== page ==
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“The Courage To Change”

Guest Blog from Epsilon Healing Academy

Have you ever wanted to change something in your life and no matter how much you tell yourself and others that you want to change, you stay stuck?  Sometime it feels as though invisible forces work against us.  In a way, that is true.

The fact is –- change is hard.

To begin with, change involves taking action.  In other words, it means adding something else to your (very likely) already full plate.  One’s degree of discomfort with a situation or circumstance is weighed against the time and effort it takes to do something about it.  This often happens on a subconscious level.  For example, you might think you’d like to exercise more but you tell yourself you’re too busy and leave it that, thinking that you will get to it eventually.  But, you don’t stop to dig deeper into the reasons you don’t make your well-being a priority.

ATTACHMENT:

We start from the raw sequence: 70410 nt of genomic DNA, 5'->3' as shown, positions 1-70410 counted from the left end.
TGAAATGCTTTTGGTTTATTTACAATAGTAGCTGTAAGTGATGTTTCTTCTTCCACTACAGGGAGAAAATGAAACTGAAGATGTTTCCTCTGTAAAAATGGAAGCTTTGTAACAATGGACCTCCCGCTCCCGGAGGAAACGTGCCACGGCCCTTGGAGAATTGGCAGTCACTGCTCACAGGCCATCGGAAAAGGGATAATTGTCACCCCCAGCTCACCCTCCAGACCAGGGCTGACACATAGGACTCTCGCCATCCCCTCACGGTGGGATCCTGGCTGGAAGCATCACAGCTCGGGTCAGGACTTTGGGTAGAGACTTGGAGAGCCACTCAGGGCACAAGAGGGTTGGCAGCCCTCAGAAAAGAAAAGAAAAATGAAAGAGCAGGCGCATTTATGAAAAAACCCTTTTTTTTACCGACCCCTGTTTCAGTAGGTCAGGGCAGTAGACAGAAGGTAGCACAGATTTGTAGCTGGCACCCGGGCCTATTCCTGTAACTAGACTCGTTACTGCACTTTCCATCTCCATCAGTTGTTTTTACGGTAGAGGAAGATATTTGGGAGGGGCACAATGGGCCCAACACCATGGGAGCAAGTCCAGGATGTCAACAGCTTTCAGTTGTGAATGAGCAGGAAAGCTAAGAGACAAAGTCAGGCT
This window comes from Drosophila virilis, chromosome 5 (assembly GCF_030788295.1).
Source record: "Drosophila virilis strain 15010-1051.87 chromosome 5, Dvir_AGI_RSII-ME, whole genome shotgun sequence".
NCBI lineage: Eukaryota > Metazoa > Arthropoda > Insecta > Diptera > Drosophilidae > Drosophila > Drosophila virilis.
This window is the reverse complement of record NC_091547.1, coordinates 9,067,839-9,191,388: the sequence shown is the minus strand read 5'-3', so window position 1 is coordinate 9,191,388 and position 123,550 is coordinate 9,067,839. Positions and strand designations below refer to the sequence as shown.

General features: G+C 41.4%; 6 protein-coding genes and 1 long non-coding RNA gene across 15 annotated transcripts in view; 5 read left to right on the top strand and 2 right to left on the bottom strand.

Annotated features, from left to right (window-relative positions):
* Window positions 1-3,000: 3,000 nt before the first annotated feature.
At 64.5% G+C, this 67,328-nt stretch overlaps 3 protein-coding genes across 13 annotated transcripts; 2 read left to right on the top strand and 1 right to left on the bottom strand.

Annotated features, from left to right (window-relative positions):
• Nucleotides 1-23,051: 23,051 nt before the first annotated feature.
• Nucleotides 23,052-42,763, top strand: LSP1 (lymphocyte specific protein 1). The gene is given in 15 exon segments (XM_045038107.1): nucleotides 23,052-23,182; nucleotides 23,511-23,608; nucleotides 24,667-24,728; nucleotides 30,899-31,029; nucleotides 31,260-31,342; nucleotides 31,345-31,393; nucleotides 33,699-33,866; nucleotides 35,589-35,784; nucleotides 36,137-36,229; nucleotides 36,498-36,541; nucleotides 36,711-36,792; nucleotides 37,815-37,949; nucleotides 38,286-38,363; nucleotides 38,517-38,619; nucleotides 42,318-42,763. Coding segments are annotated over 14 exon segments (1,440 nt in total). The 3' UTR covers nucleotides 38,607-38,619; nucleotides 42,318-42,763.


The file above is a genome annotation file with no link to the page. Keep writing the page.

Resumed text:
We are masters at holding onto old habits, old ways of thinking and doing things.  We convince ourselves that if we are not exactly happy, we’re at least okay.  After all, we’ve survived this long.  The longer we remain entrenched, the harder it is to let go. Read More

Los Angeles Therapist & Life Coach | David Vendig | 323-744-0751 | www.DavidVendig.com

“The Best Kept Secret to Happiness”

How compassion is the best kept secret to being happy, healthy, wealthy and wise
Published on November 5, 2012 by Emma M. Seppala, Ph.D. in Feeling It